This year, students in OACS schools took part in a wide range of athletic activities. Facebook pages abounded with pictures from badminton tournaments, volleyball practices, and basketball games. Photos from the many track and field events that took place this spring show students leaping over triple jump pits, running around outdoor tracks, and hurtling over high jump bars. These are exciting moments to celebrate!
Jason Schouten, Principal at St. Thomas Community Christian School, says he views physical activity as an essential part of Christian education. Not only do sports encourage students to lead healthy lifestyles, they can teach us some powerful life lessons—about what it means to risk failure and bravely rise to the challenge. During his years as coach and gym teacher in different communities across Canada, he’s seen athletes display remarkable courage and determination in difficult moments.
One incident that stands out in his memory happened while he was coaching a U14 Provincial Basketball team from British Columbia. “It was the first time most of our players were playing in the USA against real tough American competitors,” he recalls. “Our boys were very nervous and we played that way. After about seven minutes, we were down by about twenty points. One of the Americans, a fourteen year old boy, hammered down a dunk on us and it looked like our players were ready to get back in the van and go home. It was getting that ugly.”
The mood began to change when Schouten called a time out and reminded his players that he still expected them to compete. “Losing happens” he said to his players. “Being afraid cannot.”
“Most of the players couldn’t make eye contact with me, but one boy was looking directly into my eyes,” remembers Schouten. “He wasn’t necessarily our best player, but he was listening and he was ready to play. I substituted him into the game immediately. The first time he touched the basketball, he drove into the lane and tried to dunk it on the player who had just dunked the ball on us. He missed the dunk, but our bench went wild. His one act of courage inspired our entire team to compete. We didn’t win that game, but we competed in every game we played after that.”
As it turns out, the boy who missed the dunk became one of the strongest leaders on the team.
“He accepted a challenge and, even though he didn’t succeed in that moment, I knew he wasn’t going to live his life afraid of failure and paralyzed by challenges,” says Schouten. “He took on adversity bravely and it was inspiring. I believe he demonstrated exactly the kind of leadership that our world needs.”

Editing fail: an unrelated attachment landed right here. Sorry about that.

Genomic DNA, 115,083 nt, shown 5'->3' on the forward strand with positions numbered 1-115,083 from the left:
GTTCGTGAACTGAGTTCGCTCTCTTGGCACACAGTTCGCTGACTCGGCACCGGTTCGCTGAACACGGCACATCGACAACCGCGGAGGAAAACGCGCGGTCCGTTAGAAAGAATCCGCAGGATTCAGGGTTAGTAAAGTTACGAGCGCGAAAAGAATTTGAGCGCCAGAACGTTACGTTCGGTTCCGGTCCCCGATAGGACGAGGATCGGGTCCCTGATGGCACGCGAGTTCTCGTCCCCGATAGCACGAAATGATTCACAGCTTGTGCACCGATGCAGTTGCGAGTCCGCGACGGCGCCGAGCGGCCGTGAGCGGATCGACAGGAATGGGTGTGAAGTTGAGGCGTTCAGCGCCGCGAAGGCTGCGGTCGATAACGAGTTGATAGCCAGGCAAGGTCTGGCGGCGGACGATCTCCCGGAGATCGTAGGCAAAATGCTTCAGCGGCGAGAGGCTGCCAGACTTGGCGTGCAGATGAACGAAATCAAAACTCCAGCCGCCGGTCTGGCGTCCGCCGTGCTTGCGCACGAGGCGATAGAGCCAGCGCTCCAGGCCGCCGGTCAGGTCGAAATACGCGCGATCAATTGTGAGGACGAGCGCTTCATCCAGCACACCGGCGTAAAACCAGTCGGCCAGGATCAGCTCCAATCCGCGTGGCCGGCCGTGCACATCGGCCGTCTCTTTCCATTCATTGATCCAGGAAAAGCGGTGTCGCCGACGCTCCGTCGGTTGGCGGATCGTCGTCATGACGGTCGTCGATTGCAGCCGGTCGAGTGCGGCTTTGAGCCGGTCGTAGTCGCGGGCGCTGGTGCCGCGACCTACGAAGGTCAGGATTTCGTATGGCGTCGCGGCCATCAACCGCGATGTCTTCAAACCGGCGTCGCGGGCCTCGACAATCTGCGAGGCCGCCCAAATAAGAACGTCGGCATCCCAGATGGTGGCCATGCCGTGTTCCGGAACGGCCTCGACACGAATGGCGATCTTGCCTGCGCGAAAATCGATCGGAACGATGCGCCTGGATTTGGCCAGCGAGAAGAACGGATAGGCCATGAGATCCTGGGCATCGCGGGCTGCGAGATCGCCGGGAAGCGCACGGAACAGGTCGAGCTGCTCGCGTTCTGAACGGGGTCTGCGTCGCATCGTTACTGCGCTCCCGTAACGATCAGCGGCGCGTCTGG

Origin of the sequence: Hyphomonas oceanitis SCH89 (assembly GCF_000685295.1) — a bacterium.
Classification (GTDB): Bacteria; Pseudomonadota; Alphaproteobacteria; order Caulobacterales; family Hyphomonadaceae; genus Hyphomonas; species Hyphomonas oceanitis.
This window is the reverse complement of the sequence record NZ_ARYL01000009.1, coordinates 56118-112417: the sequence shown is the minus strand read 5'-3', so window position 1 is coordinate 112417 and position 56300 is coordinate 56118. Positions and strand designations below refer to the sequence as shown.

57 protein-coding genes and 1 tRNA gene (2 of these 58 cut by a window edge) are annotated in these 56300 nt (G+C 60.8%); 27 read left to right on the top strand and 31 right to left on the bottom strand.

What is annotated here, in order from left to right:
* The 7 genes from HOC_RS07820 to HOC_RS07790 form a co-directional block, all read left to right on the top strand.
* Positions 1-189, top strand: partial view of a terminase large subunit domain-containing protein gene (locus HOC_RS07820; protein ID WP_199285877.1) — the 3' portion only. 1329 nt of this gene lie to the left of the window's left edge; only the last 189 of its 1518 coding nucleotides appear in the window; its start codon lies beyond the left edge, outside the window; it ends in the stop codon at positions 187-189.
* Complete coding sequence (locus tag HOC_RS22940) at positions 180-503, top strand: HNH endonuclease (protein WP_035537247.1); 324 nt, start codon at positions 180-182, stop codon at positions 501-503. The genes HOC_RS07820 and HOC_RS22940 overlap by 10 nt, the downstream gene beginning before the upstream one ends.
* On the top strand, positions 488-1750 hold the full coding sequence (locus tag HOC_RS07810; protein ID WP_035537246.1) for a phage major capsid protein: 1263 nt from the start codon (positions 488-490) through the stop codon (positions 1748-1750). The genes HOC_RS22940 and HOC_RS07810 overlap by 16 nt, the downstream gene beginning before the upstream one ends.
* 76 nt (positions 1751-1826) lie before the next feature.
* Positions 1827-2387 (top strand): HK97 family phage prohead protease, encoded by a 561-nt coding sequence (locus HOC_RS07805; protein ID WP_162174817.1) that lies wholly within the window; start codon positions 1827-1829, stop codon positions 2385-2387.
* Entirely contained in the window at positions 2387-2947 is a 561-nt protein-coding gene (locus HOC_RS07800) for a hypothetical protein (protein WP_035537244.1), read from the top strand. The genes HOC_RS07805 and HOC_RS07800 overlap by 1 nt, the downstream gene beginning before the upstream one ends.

Schouten understands that some of the best lessons learned through sport don’t come wrapped in victory—and that there is much to gain through what others might perceive as failure.
“When you lose, you have to ask yourself why you lost,” he says. “Answering that question is the first step towards growth as an athlete, but also as a person. Losing in sports, followed by the battle to grow and become better, often prepares us to face other challenges in life.”
His attitude is one that resonates with other physical education teachers within the OACS membership.
“The most memorable experiences are those where you see athletes shine. It doesn’t always end in a victory or a win,” says Fred Breukelman, Athletics Director at Smithville Christian High School.
Whether or not wins outnumber their losses, Breukelman describes the growth of an athlete from the beginning of high school to their graduation as “a beautiful story and picture”.
“Sometimes that story, which carries on for generations, can be a hit in volleyball that captures an OFSAA championship, or a raw talent that comes in grade 9 and is mentored and coached into a leadership position on a team in their senior year. Or, it can even be a pep talk or inspiring word from a coach during a game that the athlete will remember from that point on!”
Breukelman believes that sports can also teach us a thing or two about playfulness and creativity. “Sometimes we forget to play, or how to play!” he says. “We’re guided by the rules and regulations of games set up for us by Playstation, Minecraft … etcetera.”
Keeping that in mind, Breukelman urges gym teachers to make room for a spirit of creativity in their classes. Kids can come up with great rules and modifications to the sports they play in class, he notes. Teachers also have the opportunity to think outside their box of go-to activities and make room to play a little more.
Both Breukelman and Schouten challenge educators to embrace a wider view of what happens in physical education. They believe that risking failure, taking on new challenges, and moving forward creatively can offer rich rewards—on the basketball court, in the classroom, and in our communities!